Mud baths and mopeds in Phong Nha.

We almost missed it, Phong Nha national park that is. Home to Hang Son Doong the world’s largest cave and a number of other caves that are a little more accessible (only 10 people a week are allowed to venture into the big one, at a cost of US$3000). 5 months in and our planning is a little bit less detailed than it was earlier in the trip. Not helped by the fact that the park only opened up to tourists around 2010, so it isn’t mentioned in some of the older guide books that we had used. Having arrived in Hue (way south of the park) from Hanoi (way north of the park) we thought we might have blown our chances of exploring the caves and karst mountains. Instead we did what we normally avoid and backtracked. Pinion sensibly left her big pack in Hue, this was definitely so that we had to return to the super cute Grace hotel that she had fallen for. I couldn’t decide what to pack so took everything. This was probably not the best move for our first encounter with the sleeper bus (they deserve their own post). I will just say that the journey was slightly cramped and made me feel like a giant. We were glad that it wasn’t an overnight journey and instead we arrived in the small town late that night.

Our first start in Phong Nha wasn’t great. The hotel insisted on us paying straight away, not normally something I mind but I’m not a fan when they keep your passport as well. We then realised that our bathroom and next doors were connected by a large gap in the wall. This wouldn’t be so bad if our neighbour didn’t huck up his lungs from 5am. We were grumpy and in a perfect state to hire a scooter. Lucky it was nothing that a good breakfast and finding a better hotel across the road couldn’t solve.

I had a moped when I was 16, yes I was that cool kid. Then I fell off it, got ignored by a number of passing cars and generally avoided it ever since. It still lives in my dad’s garage and is high on the list of things I need to sort out when I get back! The tours to the two caves we wanted to explore were beyond our price range, they weren’t even any cheaper than the ones starting in Hue. The fear of being ripped off surpassed my fear of scooters and so we decided to go it alone.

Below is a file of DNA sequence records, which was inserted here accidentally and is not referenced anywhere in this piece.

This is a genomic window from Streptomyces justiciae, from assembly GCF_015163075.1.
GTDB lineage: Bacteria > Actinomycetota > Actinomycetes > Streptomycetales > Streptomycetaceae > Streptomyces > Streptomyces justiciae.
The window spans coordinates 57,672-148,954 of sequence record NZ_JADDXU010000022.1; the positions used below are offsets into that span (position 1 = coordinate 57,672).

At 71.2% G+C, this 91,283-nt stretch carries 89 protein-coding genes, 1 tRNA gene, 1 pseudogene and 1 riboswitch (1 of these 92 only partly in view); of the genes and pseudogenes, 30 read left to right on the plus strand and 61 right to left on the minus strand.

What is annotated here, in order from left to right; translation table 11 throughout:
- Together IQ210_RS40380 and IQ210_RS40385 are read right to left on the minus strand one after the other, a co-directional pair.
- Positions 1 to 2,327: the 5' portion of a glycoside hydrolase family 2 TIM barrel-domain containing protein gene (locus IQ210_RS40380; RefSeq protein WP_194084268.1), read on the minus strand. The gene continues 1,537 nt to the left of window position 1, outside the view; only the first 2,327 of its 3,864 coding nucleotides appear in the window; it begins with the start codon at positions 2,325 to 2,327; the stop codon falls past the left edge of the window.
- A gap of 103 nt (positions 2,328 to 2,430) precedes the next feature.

Faking confidence (photo by Pinion):


The scenery on the drive was fantastic, Pinion captured some great shots once she built up enough confidence to not need to cling on for dear life. She has let me borrow some for here:




We passed through a few little villages and were happy that the roads seemed well paved and there was little traffic. I would have killed us if we had attempted this in Hanoi.

Feeling safe with my helmet that kept blowing off:

The first cave we visited is known as Paradise cave, you can walk about 1km into the cave on a normal visit (there are more expensive options that allow you to explore further). We got there at a great time (about 11am), all the tour buses were leaving and we were able to explore the cave pretty much by ourselves. You have to walk up to the cave or you can take a golf cart. We chose to walk and were rewarded by seeing so many butterflies.



Pinion in Paradise cave:


Me at the end of the walkway:


DSC05021     DSC05009


Moving on we ventured to the Dark cave, this cave caters to those who want to explore a little further and get muddy and wet at the same time. You zip-line across the river, swim into the cave, fall over in deep mud, kayak out and then zip-line into the river at the end. All whilst wearing an over-sized life jacket and a builders hat for a helmet. It was great fun!

Pinion was not excited about zip-lining:


One of the last clear photos I managed:


Things got a bit muddy:



On our last day we went to the botanical gardens, there was a waterfall to explore and an alarmingly large display of pickled animals. It was worth a couple of hours and would have been a lot better if we had bought our swim stuff.

Pickled display:




Views from the gardens:


These were some of my favourite days of the trip so far, definitely would advise adding Phong Nha onto any itinerary of Vietnam. It is a bit out of the way but most of the open bus companies stop there, there are plenty of hostels and hotels to choose from and it has some of the most stunning scenery in the whole country.

Costs of DIY tour to both caves (in Dong):

  • Scooter rental for 1 day 100000
  • Fuel 60000
  • Paradise cave entry 250000
  • Dark cave entry 300000
  • Botanical garden entry 40000

4 thoughts on “Mud baths and mopeds in Phong Nha.

  • July 18, 2015 at 3:02 pm

    Enjoyed reading about this. We did the Surprising Sung Sot cave in Halong Bay so it’s interesting to compare. Hopefully we will get to visit Vietnam again some day and can try this one out. cheers 🙂

    • August 1, 2015 at 5:52 pm

      Thanks 🙂 – your London series made me very homesick!

      Vietnam really does have some awesome caves, not sure I can handle the giant spiders in the massive ones!


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